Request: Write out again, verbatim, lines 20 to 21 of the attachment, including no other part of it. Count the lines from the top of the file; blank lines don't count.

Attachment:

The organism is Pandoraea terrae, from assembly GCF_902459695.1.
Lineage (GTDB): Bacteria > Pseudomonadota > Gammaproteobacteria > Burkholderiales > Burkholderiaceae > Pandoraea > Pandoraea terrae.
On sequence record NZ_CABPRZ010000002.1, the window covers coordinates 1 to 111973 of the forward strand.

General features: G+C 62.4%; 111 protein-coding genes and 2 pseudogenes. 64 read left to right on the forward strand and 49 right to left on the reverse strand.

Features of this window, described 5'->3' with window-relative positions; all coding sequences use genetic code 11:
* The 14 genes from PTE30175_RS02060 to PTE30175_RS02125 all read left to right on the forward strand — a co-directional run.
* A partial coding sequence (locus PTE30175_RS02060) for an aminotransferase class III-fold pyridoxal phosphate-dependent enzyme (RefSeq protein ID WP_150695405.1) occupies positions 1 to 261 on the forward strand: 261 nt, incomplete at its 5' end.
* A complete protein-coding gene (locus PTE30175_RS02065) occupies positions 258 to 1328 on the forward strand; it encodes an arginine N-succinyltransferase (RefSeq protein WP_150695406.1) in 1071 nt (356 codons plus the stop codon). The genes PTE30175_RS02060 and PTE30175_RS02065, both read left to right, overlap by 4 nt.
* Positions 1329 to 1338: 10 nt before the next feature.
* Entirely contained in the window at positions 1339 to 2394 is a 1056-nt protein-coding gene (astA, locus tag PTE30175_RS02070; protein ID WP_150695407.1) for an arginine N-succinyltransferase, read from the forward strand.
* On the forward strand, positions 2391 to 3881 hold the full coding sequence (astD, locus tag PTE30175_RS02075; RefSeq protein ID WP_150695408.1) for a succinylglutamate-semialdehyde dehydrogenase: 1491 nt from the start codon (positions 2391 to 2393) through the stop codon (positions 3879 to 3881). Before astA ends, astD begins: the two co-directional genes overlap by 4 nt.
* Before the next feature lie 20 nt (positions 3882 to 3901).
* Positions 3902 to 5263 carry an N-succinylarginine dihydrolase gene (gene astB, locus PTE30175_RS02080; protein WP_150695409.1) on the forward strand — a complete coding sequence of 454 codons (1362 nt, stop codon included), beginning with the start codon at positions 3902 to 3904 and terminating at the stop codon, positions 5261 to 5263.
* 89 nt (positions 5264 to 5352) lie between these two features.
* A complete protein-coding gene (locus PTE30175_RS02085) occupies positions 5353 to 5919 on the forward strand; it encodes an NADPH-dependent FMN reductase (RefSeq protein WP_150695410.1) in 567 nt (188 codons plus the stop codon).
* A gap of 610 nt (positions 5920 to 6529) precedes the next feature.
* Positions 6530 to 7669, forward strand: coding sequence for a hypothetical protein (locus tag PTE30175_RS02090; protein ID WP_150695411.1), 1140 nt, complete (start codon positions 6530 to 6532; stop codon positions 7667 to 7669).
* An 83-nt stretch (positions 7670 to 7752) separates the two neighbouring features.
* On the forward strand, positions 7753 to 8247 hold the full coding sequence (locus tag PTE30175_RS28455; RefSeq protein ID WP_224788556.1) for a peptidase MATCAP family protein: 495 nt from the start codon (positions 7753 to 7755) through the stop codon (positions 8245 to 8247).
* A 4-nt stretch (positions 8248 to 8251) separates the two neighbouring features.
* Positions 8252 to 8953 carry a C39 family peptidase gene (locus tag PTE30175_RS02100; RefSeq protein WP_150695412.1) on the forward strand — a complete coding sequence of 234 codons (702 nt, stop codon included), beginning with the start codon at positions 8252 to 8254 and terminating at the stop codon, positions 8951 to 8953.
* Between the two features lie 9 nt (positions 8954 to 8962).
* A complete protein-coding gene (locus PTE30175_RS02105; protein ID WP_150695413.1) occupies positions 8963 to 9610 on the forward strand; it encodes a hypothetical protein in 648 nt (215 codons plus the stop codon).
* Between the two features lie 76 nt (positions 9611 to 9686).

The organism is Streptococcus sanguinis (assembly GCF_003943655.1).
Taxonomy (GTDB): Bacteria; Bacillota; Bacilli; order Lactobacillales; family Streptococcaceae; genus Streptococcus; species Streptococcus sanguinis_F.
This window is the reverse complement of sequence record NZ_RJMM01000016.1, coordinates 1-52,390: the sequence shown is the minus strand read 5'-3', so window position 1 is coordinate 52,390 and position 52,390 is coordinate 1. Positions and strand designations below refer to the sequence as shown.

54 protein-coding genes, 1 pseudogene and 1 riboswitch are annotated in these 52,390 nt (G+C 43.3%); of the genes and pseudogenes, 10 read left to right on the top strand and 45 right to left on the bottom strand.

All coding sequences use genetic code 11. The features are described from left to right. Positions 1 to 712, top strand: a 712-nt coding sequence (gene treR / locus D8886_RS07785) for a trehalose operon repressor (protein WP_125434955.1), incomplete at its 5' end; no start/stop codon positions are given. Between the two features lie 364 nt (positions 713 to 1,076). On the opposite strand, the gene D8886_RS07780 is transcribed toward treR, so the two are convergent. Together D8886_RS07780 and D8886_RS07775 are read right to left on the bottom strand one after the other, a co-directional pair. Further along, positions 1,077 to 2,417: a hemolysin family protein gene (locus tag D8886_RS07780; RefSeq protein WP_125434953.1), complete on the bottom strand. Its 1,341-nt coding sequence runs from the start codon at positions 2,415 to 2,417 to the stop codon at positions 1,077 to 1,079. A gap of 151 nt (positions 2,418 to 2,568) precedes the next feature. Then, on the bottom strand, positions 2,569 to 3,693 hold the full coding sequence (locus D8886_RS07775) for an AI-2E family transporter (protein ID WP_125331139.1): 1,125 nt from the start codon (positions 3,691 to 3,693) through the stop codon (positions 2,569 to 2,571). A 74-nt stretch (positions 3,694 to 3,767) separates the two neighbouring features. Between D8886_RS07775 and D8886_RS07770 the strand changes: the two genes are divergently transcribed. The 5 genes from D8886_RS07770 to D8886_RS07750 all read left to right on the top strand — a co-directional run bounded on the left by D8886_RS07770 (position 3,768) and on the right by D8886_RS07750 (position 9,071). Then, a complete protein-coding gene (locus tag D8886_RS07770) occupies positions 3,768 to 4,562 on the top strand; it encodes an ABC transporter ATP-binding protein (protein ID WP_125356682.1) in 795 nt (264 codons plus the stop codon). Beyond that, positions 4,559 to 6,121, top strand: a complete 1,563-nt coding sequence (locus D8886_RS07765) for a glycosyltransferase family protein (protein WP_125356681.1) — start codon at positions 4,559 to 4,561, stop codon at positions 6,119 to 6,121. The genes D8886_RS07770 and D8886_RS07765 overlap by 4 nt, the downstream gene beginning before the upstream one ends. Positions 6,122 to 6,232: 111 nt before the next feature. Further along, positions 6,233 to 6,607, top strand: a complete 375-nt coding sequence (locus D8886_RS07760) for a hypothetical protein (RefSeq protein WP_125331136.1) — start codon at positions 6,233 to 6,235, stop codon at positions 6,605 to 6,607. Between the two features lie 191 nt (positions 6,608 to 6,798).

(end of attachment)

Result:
* A 4-nt stretch (positions 8248 to 8251) separates the two neighbouring features.
* Positions 8252 to 8953 carry a C39 family peptidase gene (locus tag PTE30175_RS02100; RefSeq protein WP_150695412.1) on the forward strand — a complete coding sequence of 234 codons (702 nt, stop codon included), beginning with the start codon at positions 8252 to 8254 and terminating at the stop codon, positions 8951 to 8953.